Germany considering income tax equality for gays

Registered homosexual partners should be granted an income tax break similar to that enjoyed by heterosexual married couples, Sabine Leutheusser-Schnarrenberger told the Muenchner Merkur newspaper.

The government should not wait for the constitutional court to decide the matter, she said. "From the rulings up to now, the court's direction is clear," she said.

Germany's highest court this week ruled that gay partners are entitled to the same inheritance tax privileges as heterosexual spouses. A decision on income tax rules is pending.

It is a touchy political issue in Germany as the constitution spells out that "marriage and family are under the special protection of the state."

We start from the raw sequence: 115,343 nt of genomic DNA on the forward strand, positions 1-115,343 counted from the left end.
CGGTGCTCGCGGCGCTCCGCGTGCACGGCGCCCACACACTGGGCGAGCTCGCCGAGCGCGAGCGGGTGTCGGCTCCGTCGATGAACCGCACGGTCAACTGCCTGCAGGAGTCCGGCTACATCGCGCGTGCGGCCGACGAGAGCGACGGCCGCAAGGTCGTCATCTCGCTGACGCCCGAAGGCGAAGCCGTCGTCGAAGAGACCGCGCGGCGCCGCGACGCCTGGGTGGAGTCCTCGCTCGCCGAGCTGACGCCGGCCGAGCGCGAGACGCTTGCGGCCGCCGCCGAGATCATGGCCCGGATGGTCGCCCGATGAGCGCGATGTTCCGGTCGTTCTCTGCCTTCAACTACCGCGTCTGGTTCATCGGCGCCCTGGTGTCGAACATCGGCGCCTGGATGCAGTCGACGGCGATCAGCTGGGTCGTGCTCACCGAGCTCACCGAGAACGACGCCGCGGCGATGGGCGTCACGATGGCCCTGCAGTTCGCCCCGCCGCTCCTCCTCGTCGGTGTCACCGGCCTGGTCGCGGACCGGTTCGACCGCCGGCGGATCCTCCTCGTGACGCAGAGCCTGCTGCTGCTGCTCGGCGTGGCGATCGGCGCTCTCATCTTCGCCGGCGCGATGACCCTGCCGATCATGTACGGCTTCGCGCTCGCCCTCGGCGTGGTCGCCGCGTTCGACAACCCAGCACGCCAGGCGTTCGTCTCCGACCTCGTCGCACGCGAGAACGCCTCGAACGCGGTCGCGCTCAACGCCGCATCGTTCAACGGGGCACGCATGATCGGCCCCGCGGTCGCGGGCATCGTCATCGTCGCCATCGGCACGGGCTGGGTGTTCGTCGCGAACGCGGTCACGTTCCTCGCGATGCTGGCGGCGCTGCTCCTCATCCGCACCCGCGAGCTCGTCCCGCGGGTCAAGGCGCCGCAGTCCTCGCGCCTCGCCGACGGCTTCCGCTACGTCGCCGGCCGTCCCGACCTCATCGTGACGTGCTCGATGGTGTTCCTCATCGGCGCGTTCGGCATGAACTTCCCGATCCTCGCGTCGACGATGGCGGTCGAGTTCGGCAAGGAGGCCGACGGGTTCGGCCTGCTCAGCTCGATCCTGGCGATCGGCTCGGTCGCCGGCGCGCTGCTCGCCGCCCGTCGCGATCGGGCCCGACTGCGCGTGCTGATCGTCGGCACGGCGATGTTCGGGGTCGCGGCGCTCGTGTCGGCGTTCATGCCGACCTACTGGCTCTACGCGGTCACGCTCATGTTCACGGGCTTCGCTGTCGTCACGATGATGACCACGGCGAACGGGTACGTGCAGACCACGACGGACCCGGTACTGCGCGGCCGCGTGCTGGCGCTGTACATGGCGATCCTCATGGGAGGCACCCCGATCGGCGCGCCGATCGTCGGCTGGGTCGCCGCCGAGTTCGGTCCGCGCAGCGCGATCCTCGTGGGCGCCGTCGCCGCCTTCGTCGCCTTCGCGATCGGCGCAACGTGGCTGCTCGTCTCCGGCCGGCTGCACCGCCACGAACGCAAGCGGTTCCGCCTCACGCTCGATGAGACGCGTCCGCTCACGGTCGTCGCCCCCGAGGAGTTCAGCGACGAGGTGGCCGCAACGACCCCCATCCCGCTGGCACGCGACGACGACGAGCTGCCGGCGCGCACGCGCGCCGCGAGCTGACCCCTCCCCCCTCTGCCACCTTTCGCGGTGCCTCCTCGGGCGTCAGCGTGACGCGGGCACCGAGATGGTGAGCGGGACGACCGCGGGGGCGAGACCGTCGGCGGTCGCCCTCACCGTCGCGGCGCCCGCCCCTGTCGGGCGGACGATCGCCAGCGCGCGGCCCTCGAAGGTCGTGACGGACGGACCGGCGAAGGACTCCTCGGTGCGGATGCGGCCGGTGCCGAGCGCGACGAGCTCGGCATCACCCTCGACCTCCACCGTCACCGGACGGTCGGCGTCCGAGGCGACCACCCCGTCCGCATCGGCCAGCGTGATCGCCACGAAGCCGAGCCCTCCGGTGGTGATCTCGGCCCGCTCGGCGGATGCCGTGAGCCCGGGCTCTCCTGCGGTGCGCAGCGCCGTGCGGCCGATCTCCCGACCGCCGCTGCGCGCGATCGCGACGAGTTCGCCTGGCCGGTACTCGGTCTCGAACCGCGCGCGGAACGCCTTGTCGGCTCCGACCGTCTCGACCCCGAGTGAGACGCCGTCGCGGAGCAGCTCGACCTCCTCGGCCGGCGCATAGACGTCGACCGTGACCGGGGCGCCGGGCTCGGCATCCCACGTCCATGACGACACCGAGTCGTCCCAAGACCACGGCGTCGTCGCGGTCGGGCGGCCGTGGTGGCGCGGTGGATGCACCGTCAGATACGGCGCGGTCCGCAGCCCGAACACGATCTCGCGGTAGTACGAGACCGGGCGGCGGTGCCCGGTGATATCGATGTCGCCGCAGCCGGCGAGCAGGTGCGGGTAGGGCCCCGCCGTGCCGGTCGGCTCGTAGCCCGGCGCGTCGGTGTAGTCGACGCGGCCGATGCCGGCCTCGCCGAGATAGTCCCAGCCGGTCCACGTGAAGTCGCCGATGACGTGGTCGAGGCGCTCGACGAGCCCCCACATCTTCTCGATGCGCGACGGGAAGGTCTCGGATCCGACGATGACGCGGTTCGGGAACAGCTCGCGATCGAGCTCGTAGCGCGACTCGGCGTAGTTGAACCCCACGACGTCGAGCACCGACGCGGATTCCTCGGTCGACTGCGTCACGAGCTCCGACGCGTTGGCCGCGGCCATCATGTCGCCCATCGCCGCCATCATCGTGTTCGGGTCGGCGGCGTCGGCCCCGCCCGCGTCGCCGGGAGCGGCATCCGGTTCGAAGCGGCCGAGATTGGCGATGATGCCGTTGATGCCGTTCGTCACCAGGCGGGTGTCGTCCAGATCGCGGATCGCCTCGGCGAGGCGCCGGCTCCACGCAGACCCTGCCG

Registered homosexual partnerships have been possible in Germany since 2001, but legally fall short of marriage. As opposed to gay partners, heterosexual married couples can reduce their tax burden by filing jointly, thus paying less than single taxpayers.

While Leutheusser-Schnarrenberger's liberal Free Democratic Party is pushing for changes, her more conservative coalition partners, Chancellor Angela Merkel's Christian Democrats, are more hesitant.

Leutheusser-Schnarrenberger said her party also wants to allow registered gay couples to adopt children, but added that this reform will likely not happen before the next general election planned for 2013.

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